|LETTERS TO THE EDITOR
|Year : 2019 | Volume
| Issue : 2 | Page : 185
Renal metastasis of lung cancer mimicking renal infarction
Keisuke Watanabe, Kentaro Yumoto, Takeshi Kaneko
Department of Pulmonology, Yokohama City University School of Medicine, 3-9 Fukuura, Kanazawa-ku, Yokohama, 236-0004, Japan
|Date of Web Publication||2-May-2019|
Department of Pulmonology, Yokohama City University School of Medicine, 3-9 Fukuura, Kanazawa-ku, Yokohama, 236-0004
Source of Support: None, Conflict of Interest: None
|How to cite this article:|
Watanabe K, Yumoto K, Kaneko T. Renal metastasis of lung cancer mimicking renal infarction. Indian J Cancer 2019;56:185
Cancer patients have increased risk of arterial thromboembolism, and renal metastasis from non-small cell lung cancer is rare. We report renal metastasis of lung adenocarcinoma, which was difficult to differentiate from renal infarction with single modality.
A 71-year-old man, who had postoperative-recurrent lung adenocarcinoma with multiple bone and lung metastasis, visited emergency room for sudden onset of back pain. Limbus fracture with known metastasis was thought to be the cause of pain. However, enhanced computed tomography (CT) revealed unenhancing lesion in left kidney with cortical rim sign [Figure 1]a; D-dimer was extremely high (27.65 μg/mL). Hence, there was a need to differentiate renal metastasis from renal infarction. Ultrasonographic examination showed avascular mass in left kidney [Figure 1]b, and we diagnosed renal metastasis. After he died of pneumonia, autopsy was performed, and pathological findings confirmed renal metastasis of lung adenocarcinoma.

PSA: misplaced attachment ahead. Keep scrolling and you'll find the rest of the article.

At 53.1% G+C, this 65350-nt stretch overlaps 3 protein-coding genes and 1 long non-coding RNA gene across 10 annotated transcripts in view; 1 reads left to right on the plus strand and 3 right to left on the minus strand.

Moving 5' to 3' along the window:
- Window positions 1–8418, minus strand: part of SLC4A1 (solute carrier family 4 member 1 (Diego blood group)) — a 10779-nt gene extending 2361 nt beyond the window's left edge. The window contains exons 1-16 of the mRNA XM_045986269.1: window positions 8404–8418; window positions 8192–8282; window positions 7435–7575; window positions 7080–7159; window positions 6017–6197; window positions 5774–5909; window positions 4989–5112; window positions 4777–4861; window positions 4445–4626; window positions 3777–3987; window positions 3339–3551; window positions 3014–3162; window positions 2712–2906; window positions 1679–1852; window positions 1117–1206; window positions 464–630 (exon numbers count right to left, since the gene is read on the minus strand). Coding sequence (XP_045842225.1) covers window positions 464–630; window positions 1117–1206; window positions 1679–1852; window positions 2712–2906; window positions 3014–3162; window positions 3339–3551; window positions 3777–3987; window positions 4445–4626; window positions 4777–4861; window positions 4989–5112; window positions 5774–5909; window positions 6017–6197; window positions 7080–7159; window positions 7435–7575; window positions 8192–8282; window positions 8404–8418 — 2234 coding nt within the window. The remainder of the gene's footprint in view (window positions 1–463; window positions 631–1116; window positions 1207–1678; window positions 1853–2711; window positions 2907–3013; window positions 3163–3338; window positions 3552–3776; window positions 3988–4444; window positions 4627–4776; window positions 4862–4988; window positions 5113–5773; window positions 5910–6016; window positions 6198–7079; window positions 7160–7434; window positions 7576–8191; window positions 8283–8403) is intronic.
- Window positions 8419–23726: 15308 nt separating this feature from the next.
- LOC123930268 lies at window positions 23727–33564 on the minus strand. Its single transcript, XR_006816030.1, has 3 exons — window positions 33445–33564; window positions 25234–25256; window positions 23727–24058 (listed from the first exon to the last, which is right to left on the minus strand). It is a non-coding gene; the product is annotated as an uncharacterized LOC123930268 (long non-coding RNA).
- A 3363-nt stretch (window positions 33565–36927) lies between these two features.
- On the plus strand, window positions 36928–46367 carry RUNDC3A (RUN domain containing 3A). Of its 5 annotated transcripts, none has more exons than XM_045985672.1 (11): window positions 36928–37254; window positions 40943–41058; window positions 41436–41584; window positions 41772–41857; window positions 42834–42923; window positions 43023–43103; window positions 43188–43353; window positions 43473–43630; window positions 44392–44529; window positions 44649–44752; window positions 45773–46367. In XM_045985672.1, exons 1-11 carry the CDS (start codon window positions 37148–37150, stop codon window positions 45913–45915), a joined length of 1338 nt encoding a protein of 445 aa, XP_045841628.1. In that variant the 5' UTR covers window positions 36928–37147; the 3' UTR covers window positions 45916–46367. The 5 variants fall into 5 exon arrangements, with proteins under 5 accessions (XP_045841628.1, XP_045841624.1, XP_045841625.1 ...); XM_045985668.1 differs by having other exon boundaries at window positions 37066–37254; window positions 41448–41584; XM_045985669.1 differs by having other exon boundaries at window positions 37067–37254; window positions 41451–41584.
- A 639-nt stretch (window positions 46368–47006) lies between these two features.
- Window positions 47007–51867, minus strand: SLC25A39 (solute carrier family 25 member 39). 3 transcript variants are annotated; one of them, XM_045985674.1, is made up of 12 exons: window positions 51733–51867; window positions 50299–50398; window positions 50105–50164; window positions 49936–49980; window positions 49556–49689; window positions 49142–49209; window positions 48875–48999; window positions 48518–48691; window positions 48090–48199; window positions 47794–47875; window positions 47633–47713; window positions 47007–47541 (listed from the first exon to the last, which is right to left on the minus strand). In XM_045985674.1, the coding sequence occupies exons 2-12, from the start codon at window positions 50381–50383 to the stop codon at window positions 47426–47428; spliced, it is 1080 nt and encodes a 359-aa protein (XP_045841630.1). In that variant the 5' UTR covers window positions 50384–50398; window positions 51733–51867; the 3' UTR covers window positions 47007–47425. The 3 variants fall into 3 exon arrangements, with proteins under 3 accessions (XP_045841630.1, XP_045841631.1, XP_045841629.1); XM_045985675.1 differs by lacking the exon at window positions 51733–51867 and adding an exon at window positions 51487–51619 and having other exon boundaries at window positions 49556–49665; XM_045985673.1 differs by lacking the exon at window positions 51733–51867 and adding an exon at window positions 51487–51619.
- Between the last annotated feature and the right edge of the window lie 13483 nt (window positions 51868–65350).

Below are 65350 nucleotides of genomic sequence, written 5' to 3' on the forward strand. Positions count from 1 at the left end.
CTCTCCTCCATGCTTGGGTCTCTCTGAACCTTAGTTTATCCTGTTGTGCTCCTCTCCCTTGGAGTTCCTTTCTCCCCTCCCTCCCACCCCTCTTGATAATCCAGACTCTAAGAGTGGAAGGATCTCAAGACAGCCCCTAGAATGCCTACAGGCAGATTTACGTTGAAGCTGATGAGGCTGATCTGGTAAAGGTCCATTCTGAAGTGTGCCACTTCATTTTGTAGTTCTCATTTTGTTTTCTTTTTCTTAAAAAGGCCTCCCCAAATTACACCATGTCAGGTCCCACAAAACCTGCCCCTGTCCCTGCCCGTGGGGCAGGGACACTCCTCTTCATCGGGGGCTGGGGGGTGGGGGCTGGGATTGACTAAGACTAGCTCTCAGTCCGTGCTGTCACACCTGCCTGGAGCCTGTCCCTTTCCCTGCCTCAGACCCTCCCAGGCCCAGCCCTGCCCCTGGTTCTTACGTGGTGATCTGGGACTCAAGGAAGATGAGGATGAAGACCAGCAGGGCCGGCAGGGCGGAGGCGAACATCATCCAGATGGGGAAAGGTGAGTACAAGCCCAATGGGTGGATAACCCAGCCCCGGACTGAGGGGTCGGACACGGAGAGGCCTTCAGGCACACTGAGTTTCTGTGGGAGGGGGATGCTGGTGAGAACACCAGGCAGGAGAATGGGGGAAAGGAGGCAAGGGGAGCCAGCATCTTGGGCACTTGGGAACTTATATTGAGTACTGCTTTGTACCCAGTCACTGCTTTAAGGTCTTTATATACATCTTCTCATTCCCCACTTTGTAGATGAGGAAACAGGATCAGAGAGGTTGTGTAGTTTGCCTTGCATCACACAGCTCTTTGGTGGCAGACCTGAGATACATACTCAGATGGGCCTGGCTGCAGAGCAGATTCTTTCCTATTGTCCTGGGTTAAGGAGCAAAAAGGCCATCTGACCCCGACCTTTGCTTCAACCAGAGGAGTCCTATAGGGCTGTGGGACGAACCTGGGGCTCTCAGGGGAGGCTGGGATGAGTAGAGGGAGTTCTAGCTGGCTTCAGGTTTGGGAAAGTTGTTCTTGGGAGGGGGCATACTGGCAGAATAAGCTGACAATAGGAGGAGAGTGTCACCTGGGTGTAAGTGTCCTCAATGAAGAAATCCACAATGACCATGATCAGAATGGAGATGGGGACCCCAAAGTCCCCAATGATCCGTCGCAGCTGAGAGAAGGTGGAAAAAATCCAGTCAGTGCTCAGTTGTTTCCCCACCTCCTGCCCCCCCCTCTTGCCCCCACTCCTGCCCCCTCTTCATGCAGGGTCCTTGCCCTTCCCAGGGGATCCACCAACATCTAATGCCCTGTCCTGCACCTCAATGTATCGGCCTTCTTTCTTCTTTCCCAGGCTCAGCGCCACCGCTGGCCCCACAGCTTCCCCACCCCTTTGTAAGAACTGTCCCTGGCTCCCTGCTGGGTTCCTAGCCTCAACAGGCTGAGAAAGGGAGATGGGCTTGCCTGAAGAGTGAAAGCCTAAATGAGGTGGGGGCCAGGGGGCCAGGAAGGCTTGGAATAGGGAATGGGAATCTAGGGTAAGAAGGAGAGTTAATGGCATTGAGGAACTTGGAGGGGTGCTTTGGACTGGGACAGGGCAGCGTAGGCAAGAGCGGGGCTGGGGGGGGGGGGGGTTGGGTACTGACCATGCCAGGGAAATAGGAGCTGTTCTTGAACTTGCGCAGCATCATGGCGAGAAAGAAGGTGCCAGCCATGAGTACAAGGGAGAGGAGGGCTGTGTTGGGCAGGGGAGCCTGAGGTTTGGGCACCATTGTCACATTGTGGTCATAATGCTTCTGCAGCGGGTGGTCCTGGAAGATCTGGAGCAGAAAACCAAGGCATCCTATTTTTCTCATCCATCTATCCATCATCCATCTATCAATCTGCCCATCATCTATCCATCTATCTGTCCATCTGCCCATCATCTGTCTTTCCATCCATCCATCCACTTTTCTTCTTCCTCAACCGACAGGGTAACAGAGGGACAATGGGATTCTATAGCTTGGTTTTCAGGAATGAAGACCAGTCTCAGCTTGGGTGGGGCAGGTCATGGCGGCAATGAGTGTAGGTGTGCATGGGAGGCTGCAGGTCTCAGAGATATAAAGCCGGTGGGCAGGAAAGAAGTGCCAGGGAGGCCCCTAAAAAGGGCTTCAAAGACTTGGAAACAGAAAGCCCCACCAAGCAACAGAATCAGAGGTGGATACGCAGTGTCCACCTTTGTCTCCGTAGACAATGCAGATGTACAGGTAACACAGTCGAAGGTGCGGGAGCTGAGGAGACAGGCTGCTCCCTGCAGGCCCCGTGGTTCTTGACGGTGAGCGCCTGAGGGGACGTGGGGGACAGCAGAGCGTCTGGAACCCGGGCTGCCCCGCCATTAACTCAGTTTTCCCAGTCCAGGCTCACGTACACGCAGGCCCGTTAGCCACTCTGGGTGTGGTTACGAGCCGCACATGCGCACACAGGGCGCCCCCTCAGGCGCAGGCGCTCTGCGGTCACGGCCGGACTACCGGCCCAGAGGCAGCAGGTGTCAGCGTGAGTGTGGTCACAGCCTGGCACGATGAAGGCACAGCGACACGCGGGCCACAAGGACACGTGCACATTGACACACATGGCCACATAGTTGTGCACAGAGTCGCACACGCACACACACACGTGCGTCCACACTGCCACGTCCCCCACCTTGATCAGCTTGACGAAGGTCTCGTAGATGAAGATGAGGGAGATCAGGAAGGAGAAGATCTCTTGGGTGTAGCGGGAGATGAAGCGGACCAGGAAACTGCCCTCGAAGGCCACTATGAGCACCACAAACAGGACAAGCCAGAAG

|Figure 1: (a) Enhanced CT showed unenhanced lesion with cortical rim sign in left kidney and (b) ultrasonographic examination showed avascular mass in left kidney|
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Cortical rim sign is the characteristic CT finding of renal infarction. But renal metastasis in this case showed this sign, and 32.4% of renal infarction had hypoattenuated area with associated mass effect. Besides, cancer patients have increased risk of arterial thromboembolism, and renal metastasis from non-small cell lung cancer is rarely diagnosed in live patients. Therefore, it was difficult to differentiate renal metastasis from renal infarction with single modality in this case.
In conclusion, it is challenging to diagnose renal metastasis when symptoms and CT findings mimic renal infarction. In such cases, multimodality approach might be helpful to diagnose the condition.
We appreciate Ms. Cathy Endo for English editing.
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Conflicts of interest
There are no conflicts of interest.
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